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IxD Delves into Mixed Reality

Submitted on September 11, 2017 - 12:44pm

Mixed reality (MR) is an augmented reality (AR) approach where three-dimensional holograms are placed in the real physical environment. Viewed through a head-mounted transparent display, these ghost-like holographic elements blend with reality. You can reach out to them and interact with them using gestures. Because you can see the physical and virtual world in parallel, negative aspects of conventional virtual reality devices are overcome. The eerie sense of isolation and disorientation that enclosed headsets have caused disappears, and the viewer is no longer alone. The technology for this exists: teams can use the first available MR headset, Microsoft's HoloLens, to work together in holographic interface settings that blend with the tactile aspects of physical environments. This is a sea change for interaction designers: visual displays are no longer confined to small rectangular displays that are two-dimensional. The new visual interfaces in MR are spatial, borderless, anchored, and contextualized in real environments, and they can be combined with existing physical control elements.

This past year, students in the Interaction Design (IxD) Program have explored the new possibilities of holographic interactions with a number of projects:

Associate Professor Axel Roesler worked with a team of nine students on a $120K research grant with Honeywell Aerospace to explore the new interaction concepts for applications in the commercial aircraft context. In collaboration with scientists and pilots at Honeywell, Roesler's team developed new holographic aviation displays for the commercial flight deck, new AR support concepts for pilot training, and MR applications for airplane inspection and maintenance. This work was related to a previous design research project with Boeing. Roesler and his team presented a paper on new interaction design techniques for next generation commercial flight decks in June at the Designing Interactive Systems Conference (DIS2017) in Edinburgh, Scotland. Read paper.

Roesler also led a team of four Division of Design seniors for a two-quarter capstone project in collaboration with NASA’s Jet Propulsion Laboratory. Dillon Baker, Allison Chan, Janice Kim, and Emily Pasternack developed a HoloLens-based MR collaboration platform for geologists and rover controllers to coordinate rock sample collection for the 2020 Mars Rover Mission. Watch video. Dillon Baker, who was instrumental in developing MR prototypes for both projects, recently joined Amazon's AR design team.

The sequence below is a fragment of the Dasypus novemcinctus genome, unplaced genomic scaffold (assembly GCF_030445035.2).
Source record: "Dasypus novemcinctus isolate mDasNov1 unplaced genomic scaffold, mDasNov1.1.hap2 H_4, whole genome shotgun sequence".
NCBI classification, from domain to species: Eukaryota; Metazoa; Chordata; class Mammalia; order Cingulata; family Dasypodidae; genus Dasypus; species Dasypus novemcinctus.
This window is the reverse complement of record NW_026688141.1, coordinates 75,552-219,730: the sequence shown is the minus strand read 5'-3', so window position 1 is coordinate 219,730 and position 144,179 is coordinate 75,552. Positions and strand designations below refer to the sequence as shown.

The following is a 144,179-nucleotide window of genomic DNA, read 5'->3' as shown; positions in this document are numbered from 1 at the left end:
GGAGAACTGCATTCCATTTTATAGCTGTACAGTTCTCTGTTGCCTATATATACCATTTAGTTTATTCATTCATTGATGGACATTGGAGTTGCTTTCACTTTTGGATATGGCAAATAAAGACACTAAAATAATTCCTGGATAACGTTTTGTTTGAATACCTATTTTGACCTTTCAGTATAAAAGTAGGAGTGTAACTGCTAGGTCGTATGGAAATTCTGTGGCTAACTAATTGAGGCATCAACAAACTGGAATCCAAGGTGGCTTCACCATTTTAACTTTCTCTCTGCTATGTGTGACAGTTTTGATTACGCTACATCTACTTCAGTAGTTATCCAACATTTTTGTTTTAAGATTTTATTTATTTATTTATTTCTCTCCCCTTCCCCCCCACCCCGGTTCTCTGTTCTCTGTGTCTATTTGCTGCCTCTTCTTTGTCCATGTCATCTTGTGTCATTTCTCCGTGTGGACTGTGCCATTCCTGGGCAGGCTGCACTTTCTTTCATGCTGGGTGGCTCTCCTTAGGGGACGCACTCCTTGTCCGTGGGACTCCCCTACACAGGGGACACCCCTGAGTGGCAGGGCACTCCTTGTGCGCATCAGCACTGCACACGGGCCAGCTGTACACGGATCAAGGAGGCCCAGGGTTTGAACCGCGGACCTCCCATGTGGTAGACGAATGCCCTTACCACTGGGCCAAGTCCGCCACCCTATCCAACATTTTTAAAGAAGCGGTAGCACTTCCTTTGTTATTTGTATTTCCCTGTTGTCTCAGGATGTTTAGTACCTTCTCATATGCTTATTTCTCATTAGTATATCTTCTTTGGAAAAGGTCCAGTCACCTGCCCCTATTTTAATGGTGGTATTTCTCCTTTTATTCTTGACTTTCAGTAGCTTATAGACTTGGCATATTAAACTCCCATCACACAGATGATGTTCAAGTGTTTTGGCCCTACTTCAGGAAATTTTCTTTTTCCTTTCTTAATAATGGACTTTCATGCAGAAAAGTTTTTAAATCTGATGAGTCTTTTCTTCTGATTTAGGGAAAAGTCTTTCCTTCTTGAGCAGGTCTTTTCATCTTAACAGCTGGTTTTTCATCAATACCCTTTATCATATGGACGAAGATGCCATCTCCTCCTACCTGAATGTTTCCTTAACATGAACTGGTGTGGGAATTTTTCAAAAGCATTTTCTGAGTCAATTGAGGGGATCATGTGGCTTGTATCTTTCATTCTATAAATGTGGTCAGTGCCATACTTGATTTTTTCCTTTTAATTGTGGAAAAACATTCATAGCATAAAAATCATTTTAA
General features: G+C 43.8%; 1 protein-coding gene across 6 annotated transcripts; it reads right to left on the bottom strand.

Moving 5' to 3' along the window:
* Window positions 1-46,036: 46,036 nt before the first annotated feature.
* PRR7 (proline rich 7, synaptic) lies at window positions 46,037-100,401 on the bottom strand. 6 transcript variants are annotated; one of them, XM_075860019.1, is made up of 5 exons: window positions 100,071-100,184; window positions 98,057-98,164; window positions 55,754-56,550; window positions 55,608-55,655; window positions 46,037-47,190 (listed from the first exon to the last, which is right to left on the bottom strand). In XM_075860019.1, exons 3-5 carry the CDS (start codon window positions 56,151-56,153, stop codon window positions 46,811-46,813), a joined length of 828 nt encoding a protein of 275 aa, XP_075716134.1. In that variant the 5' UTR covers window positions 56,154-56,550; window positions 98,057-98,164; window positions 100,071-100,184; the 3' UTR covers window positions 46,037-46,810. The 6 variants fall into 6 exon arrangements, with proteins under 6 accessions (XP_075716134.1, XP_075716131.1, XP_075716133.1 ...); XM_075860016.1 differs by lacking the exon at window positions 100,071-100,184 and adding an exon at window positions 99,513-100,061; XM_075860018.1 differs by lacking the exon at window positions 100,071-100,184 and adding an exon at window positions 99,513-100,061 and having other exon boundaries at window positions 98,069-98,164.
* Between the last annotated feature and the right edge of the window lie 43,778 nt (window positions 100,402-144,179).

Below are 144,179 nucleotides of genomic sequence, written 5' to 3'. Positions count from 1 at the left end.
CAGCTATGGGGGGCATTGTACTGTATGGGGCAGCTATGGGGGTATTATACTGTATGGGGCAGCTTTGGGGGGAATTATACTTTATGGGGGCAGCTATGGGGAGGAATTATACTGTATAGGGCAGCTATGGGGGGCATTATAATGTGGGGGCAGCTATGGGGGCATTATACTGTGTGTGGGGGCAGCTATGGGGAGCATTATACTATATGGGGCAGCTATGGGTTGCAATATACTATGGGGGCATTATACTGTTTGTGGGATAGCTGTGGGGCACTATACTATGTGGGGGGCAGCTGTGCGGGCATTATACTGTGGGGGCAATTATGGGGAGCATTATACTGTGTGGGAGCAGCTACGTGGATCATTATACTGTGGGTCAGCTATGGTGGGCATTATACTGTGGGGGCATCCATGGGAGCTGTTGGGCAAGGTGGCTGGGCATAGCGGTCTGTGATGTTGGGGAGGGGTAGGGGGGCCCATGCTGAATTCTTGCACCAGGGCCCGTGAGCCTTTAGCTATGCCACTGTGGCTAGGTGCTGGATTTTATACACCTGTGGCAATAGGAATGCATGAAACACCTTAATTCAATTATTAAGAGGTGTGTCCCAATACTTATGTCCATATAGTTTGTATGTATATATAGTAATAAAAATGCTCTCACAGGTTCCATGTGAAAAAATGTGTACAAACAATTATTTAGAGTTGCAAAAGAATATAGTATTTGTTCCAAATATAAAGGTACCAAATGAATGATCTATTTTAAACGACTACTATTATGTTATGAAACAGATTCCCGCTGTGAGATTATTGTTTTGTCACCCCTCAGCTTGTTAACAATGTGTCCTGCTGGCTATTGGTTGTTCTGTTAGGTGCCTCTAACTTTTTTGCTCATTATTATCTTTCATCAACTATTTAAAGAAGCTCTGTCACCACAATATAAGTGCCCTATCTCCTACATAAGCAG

MR was also the theme for the Microsoft Design Expo 2017. Every year, Microsoft invites the world's top interaction design programs to Redmond to showcase exemplary projects and process. Among the six participating programs this year were Carnegie Mellon, MIT Media Lab, Art Center College Pasadena, and The Royal College of Art. IxD seniors Nick Allred, Dillon Baker, Kylen Dent, Jun Lee, Abe Poultridge, and Dwight Stoddard presented Trace, a MR tool suite that assists crime scene investigators in documenting and sharing evidence. The project was developed in a quarter long course, Roesler’s DESIGN 483 (Advanced Projects in Interaction Design), which was sponsored by Microsoft. Other projects that were developed in the course include Muse, a concept that generates holographic narratives as inspiration for writers, and Totem, a MR experience that associates shared memories with objects. During a week of Design Expo events, design studio tours, and presentations in July, UW IxD students had opportunities to network with the Microsoft Design community.

Recent Master of Design recipient Tate Strickland explored in his thesis, Envisioning the Museum Voice, how holographic annotations and verbal interpretations by art historians can augment the museum experience. After graduation, Tate relocated to Zurich, Switzerland, to join Google's voice interaction team.

There will be more projects like these. The Division of Design’s strong network and interdepartmental connections with human computer interaction groups on campus and in industry place our faculty and students in a unique position to explore the latest technological advances with cutting edge methods. Design at UW is rapidly shaping into one of the most exciting places for investigating the intersections between design, cultural relevance, new technologies, and social impact.

Help shape the future of interaction design by sponsoring a research project or donating. Start a discussion about sponsorship by contacting Merith Bennett. Choose from among these three funds for your gift:

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